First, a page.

Tuesday, February 26, 2013
Unborn Babies Can Decipher Speeches-- New Study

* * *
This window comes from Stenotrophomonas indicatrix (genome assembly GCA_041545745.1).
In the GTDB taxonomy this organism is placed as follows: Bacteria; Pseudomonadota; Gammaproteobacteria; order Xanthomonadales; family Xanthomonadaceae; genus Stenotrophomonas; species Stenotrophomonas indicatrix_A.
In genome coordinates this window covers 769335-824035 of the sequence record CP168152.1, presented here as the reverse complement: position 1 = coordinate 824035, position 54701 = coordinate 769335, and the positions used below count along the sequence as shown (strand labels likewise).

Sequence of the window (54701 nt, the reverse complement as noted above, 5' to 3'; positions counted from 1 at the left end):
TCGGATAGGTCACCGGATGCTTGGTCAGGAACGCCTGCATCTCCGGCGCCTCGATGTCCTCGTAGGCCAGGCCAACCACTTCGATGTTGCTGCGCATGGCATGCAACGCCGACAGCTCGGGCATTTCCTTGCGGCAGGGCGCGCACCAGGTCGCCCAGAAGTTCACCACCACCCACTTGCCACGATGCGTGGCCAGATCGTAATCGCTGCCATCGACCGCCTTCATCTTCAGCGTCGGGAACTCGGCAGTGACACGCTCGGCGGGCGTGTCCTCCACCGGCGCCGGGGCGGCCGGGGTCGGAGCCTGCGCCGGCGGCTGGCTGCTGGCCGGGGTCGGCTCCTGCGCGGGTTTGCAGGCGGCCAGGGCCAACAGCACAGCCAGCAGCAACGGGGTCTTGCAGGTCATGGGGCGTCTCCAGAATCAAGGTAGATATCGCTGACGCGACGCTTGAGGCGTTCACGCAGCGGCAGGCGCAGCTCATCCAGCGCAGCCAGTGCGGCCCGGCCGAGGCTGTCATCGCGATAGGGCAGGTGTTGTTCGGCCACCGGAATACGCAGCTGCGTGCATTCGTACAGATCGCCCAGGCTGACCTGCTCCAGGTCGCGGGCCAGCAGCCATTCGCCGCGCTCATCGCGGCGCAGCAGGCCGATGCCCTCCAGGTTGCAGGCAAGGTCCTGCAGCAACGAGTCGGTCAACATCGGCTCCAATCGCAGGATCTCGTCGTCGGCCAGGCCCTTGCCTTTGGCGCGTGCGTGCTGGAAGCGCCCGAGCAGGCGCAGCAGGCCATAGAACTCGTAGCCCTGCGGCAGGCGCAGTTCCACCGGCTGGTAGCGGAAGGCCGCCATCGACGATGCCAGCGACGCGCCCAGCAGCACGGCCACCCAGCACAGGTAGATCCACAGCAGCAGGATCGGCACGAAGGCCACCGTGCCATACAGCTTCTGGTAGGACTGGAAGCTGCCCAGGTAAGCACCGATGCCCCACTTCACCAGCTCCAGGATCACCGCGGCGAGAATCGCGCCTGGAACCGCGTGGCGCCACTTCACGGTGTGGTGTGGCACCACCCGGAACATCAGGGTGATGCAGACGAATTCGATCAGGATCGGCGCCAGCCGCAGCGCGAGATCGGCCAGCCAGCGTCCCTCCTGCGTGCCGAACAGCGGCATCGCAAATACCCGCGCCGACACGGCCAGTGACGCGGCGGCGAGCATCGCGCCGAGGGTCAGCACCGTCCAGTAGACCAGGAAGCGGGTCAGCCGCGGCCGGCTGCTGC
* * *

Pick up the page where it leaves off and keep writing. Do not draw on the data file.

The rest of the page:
Scietists say babies can decipherr speeches as early as three months before birth. The evidence came from brain scan of twelve babies born prematurely. At just 20 week's gestation, the babies appeared to dicriminate between different syllables like 'ga' and 'ba' as well as male and female voices. Writing in the Proceedings of National Academy of Sciences (PNAS), the French team said it was unlikely the babies' experience outside the womb would have affected their findings. The research lends suppoprt to the idea that babies develop language skills while still in the womb in response to their parents' voices. Experts already know that babies are able to hear noises in the womb-the ear and auditory part of the body that allow this are formed by around 23 weeks' gestation. But it is still debated that human are born with an innate ability tp process speech ot this is something acquired through learning after birth. The authors of the study in PNAS say enviromental factors are undoubtedly important, but based on their findings they believe linguistic process is innate. Dr Fabrice and colleagues say," Our results demonstrate that the human brain, at the very onset of the establishment of a cortical circuit for auditiry perception, already discriminate suble difference in speech syllables." But they add this that," this does not challenge the facts that experience is also crucial for their fine tuning and learning specific properties of native language." Prof Sophie Scott an expert in speech perception says," we know that babies ears can hear their mother's voice in the womb and pick up on the pitch and rhythm. "And they use this informatiom- newborn babies are soothed by their mother's voice from the minute they are born"